New Yorkers don’t discriminate when it comes to our love for ice cream, from classic scoops to ice cream sandwiches, but we do have a particularly sweet spot for delicious soft serve. Cooling down with a picturesque cone from the city’s best bakeries and finest ice cream shops is one of the best things to do in the summer in NYC. Whether you’re in the mood for festive toppings, a dipped cone or a chocolate-vanilla swirl, here’s where to find the best soft serve ice cream in New York.
RECOMMENDED: Full guide to the best ice cream in NYC
Best soft serve ice cream in NYC
Pastry chef Christina Tosi’s Cereal Milk soft serve—the frozen, whipped equivalent of the milk left over at the bottom of a bowl of corn flakes—is so famous that it’s literally trademarked. And with good reason: the cool, smooth ice cream’s flavor is spot-on and not overly sweet. Another winner? Tosi’s Coke Float flavor, topped with an adorable gummy cola.
This funky-and-fabulous truck-turned-brick-and-mortar has delighted dessert lovers since 2009, serving up irresistibly-named cones (the Salty Pimp, the Bea Arthur) that are as tasty as they are playful. You can’t go wrong with a classic Pimp: vanilla soft serve swirled with dulce de leche, dipped in chocolate and sprinkled with sea salt.
The only place in the city where you can find Midwestern-style frozen custard, burger titan Shake Shack doesn’t disappoint when it comes to dessert: its soft serve is smooth, dense and not too sweet. Vanilla and chocolate are always available, but keep an eye out for rotating weekly flavors such as miso caramel, peanut brittle and blackberry.
The talents of the king of the Cronut seem to know no bounds, whether he’s working with delicate croissant dough or constructing a giant s’more with shards of milk chocolate and crispy speculoos cookies. His excellent soft serve is no exception: veering into savory territory in flavors such as salt and pepper caramel and burrata, the dense, creamy ice cream has equally delicious toppings, like a crispy potato gaufrette.
About as far from mass-market ice cream truck cones as you can get, this cute West Village shop churns artisan soft serve from New York State goat milk. Tangier and funkier than cow’s milk and also slightly less sweet, the goat milk makes a creamy frozen treat whose uniqueness is accented by chef-owner Sophia Brittan’s use of unusual flavorings including piney, gummy mastic and toppings like a chocolate sauce laced with fragrant tonka beans.
At chef Michael White’s East Village pizzeria, there’s only one dessert option: fior de latte soft serve gelato. And with a dessert this good—the ice cream is wonderfully lush in texture, with a delicate milky flavor—you only need one. OK, to be fair, the soft serve comes in a variety of sundaes; we love the Crackerjack, with peanut crumble, rosemary caramel popcorn, roasted peanuts and caramel sauce.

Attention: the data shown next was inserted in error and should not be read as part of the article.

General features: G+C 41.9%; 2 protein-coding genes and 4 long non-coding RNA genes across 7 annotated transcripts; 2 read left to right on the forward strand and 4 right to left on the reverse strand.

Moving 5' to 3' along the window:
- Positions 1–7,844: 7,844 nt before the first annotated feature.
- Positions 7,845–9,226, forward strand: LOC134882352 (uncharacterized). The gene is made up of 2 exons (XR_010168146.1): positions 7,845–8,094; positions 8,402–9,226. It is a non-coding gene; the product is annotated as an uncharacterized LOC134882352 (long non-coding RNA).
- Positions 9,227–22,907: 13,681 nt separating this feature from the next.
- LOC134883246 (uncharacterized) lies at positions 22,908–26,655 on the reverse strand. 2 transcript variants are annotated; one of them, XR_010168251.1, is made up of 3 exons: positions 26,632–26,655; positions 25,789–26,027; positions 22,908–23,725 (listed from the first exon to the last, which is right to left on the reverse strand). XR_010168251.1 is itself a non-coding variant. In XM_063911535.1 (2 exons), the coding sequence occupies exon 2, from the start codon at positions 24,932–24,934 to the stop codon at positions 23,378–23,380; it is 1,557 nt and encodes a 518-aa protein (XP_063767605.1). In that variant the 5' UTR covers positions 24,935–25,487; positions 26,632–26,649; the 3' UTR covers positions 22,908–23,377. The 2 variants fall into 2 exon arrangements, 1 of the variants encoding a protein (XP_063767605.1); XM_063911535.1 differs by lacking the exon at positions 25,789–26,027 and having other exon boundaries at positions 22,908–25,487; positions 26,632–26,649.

The soft serve from this East Village dessert bar—which offers a range of signature pastries, from tiramisu mochi to green tea brownies—is pretty good, but it’s the toppings and accoutrements that make it stand out. Get the vanilla bean ice cream piled into a sugary, flaky churro cone, or inside a chocolate-glazed eclair, or layered with sliced bananas and chunks of buttery, toasted biscuits.
This Korean-Japanese spot in the West Village is known for its marinated meats grilled tableside, but sweets-lovers are in for a treat here, too. For dessert, Takashi’s home-spun Madagascar vanilla soft serve is pillowy with a pure vanilla flavor that’s complemented by the restaurant’s excellent roster of toppings: chewy rice-flour dumplings, sweet azuki beans, green tea syrup or all of them together ("the works").
With locations in the East Village and Midtown, this Japanese bakery is much-loved for its selection of tasty snacks including onigiri, bento boxes and house-baked breads. But the number one customer favorite by far is Zaiya’s excellent soft serve, available in matcha, black sesame, or, even better, a swirl of the two. The matcha is dark and strong, the sesame nutty and sweet, and together they’re a summer dream.
Want the full scoop on ice cream in NYC?
On an unassuming side street in the Fulton Mall district of Downtown Brooklyn, the traditional street food of Shanghai comes alive at Yaso Tangbao. The venerable Chef Zongxing Tu—former executive chef of Joe’s Shanghai—serves as the ‘yaso’ (uncle) to three twenty-something partners from Nanxiang, who sought to bring the chef’s famous xiao laong bao steamed soup dumplings to an area poised for rapid growth. It’s a clear fit, as the casual, counter-order eatery is ideal for the constant stream of workers from the nearby municipal buildings to grab a filling, low-cost lunch. But the word is out among locals, as well; all of the restaurants’ seven long, wooden communal-seating tables were occupied at 7 p.m. on a recent Sunday evening. Chef Zongxing is sort of a big deal among fans of Chinese dumplings, so be sure to start your meal with the blue crab and pork soup dumplings ($6.95), which shimmy on the special spoon provided for their enjoyment. Gently bite off the orange-hued tip, and a fresh burst of briny Maryland blue crab broth rushes onto your palette. Sip it up to get to the ground pork filling. A few seats down, a little blonde girl cries out as some of her succulent broth escapes; she desperately lifts the bamboo steamer over her spoon in an attempt to catch it. Don’t skip the pan fried pork baos ($5.65), tangerine-sized rolls of soft white dough with a juicy pork filling in a tiny reservoir of broth, topped with black sesame seeds and a pleasant sheen of grease. Anothe
Venue says: “Try Yaso Tangbao's signature Soup Dumplings and tasty Noodle Soups!”